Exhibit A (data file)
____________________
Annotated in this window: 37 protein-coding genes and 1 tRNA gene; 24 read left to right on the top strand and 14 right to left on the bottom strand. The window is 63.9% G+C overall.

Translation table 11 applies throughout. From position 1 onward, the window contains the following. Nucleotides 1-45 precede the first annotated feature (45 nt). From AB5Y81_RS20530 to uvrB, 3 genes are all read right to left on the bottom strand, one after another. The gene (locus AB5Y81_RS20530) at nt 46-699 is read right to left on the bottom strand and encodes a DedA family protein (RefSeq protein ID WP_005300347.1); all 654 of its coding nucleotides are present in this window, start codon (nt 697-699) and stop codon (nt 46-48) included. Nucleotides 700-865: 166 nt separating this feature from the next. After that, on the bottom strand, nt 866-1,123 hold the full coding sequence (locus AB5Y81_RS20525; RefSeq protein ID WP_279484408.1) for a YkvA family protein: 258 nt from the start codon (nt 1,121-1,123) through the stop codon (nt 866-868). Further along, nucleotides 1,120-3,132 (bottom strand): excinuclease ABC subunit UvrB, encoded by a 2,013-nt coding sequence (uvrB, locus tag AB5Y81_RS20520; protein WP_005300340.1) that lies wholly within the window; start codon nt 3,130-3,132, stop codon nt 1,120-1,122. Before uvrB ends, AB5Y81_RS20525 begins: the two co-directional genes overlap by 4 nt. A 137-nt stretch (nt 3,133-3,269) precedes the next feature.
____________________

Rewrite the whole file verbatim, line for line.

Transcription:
Annotated in this window: 37 protein-coding genes and 1 tRNA gene; 24 read left to right on the top strand and 14 right to left on the bottom strand. The window is 63.9% G+C overall.

Translation table 11 applies throughout. From position 1 onward, the window contains the following. Nucleotides 1-45 precede the first annotated feature (45 nt). From AB5Y81_RS20530 to uvrB, 3 genes are all read right to left on the bottom strand, one after another. The gene (locus AB5Y81_RS20530) at nt 46-699 is read right to left on the bottom strand and encodes a DedA family protein (RefSeq protein ID WP_005300347.1); all 654 of its coding nucleotides are present in this window, start codon (nt 697-699) and stop codon (nt 46-48) included. Nucleotides 700-865: 166 nt separating this feature from the next. After that, on the bottom strand, nt 866-1,123 hold the full coding sequence (locus AB5Y81_RS20525; RefSeq protein ID WP_279484408.1) for a YkvA family protein: 258 nt from the start codon (nt 1,121-1,123) through the stop codon (nt 866-868). Further along, nucleotides 1,120-3,132 (bottom strand): excinuclease ABC subunit UvrB, encoded by a 2,013-nt coding sequence (uvrB, locus tag AB5Y81_RS20520; protein WP_005300340.1) that lies wholly within the window; start codon nt 3,130-3,132, stop codon nt 1,120-1,122. Before uvrB ends, AB5Y81_RS20525 begins: the two co-directional genes overlap by 4 nt. A 137-nt stretch (nt 3,133-3,269) precedes the next feature.